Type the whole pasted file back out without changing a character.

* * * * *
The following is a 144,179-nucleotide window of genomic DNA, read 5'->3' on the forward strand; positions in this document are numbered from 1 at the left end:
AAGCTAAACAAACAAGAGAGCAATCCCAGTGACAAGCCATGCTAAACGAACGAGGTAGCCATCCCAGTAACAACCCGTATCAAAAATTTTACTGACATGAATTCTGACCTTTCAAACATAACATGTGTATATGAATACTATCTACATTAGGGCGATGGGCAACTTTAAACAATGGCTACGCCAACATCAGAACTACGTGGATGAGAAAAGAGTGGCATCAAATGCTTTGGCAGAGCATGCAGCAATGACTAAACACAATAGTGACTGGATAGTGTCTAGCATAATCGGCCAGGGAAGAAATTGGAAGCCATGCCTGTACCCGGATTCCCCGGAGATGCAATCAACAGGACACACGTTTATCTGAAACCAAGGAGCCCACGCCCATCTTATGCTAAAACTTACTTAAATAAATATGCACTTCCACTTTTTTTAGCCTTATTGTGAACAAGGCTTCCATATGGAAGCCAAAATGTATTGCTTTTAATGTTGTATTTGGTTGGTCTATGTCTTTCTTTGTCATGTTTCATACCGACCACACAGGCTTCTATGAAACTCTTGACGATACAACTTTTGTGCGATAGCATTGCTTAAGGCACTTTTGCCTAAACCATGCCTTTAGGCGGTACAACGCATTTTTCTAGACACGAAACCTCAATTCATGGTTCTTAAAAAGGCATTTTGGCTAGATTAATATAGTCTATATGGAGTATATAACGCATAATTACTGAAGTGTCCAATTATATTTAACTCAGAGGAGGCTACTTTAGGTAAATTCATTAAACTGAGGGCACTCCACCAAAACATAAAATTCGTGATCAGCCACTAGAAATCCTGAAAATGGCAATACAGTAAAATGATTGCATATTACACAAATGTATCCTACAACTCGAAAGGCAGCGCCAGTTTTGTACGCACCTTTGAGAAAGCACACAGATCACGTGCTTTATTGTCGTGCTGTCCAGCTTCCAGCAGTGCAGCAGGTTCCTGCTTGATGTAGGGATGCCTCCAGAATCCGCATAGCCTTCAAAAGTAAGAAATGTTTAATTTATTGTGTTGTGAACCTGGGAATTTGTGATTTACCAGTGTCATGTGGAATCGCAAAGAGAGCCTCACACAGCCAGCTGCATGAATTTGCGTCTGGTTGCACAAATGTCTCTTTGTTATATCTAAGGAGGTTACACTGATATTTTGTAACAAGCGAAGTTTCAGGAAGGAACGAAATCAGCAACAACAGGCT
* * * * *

The following is a 144,179-nucleotide window of genomic DNA, read 5'->3' on the forward strand; positions in this document are numbered from 1 at the left end:
AAGCTAAACAAACAAGAGAGCAATCCCAGTGACAAGCCATGCTAAACGAACGAGGTAGCCATCCCAGTAACAACCCGTATCAAAAATTTTACTGACATGAATTCTGACCTTTCAAACATAACATGTGTATATGAATACTATCTACATTAGGGCGATGGGCAACTTTAAACAATGGCTACGCCAACATCAGAACTACGTGGATGAGAAAAGAGTGGCATCAAATGCTTTGGCAGAGCATGCAGCAATGACTAAACACAATAGTGACTGGATAGTGTCTAGCATAATCGGCCAGGGAAGAAATTGGAAGCCATGCCTGTACCCGGATTCCCCGGAGATGCAATCAACAGGACACACGTTTATCTGAAACCAAGGAGCCCACGCCCATCTTATGCTAAAACTTACTTAAATAAATATGCACTTCCACTTTTTTTAGCCTTATTGTGAACAAGGCTTCCATATGGAAGCCAAAATGTATTGCTTTTAATGTTGTATTTGGTTGGTCTATGTCTTTCTTTGTCATGTTTCATACCGACCACACAGGCTTCTATGAAACTCTTGACGATACAACTTTTGTGCGATAGCATTGCTTAAGGCACTTTTGCCTAAACCATGCCTTTAGGCGGTACAACGCATTTTTCTAGACACGAAACCTCAATTCATGGTTCTTAAAAAGGCATTTTGGCTAGATTAATATAGTCTATATGGAGTATATAACGCATAATTACTGAAGTGTCCAATTATATTTAACTCAGAGGAGGCTACTTTAGGTAAATTCATTAAACTGAGGGCACTCCACCAAAACATAAAATTCGTGATCAGCCACTAGAAATCCTGAAAATGGCAATACAGTAAAATGATTGCATATTACACAAATGTATCCTACAACTCGAAAGGCAGCGCCAGTTTTGTACGCACCTTTGAGAAAGCACACAGATCACGTGCTTTATTGTCGTGCTGTCCAGCTTCCAGCAGTGCAGCAGGTTCCTGCTTGATGTAGGGATGCCTCCAGAATCCGCATAGCCTTCAAAAGTAAGAAATGTTTAATTTATTGTGTTGTGAACCTGGGAATTTGTGATTTACCAGTGTCATGTGGAATCGCAAAGAGAGCCTCACACAGCCAGCTGCATGAATTTGCGTCTGGTTGCACAAATGTCTCTTTGTTATATCTAAGGAGGTTACACTGATATTTTGTAACAAGCGAAGTTTCAGGAAGGAACGAAATCAGCAACAACAGGCT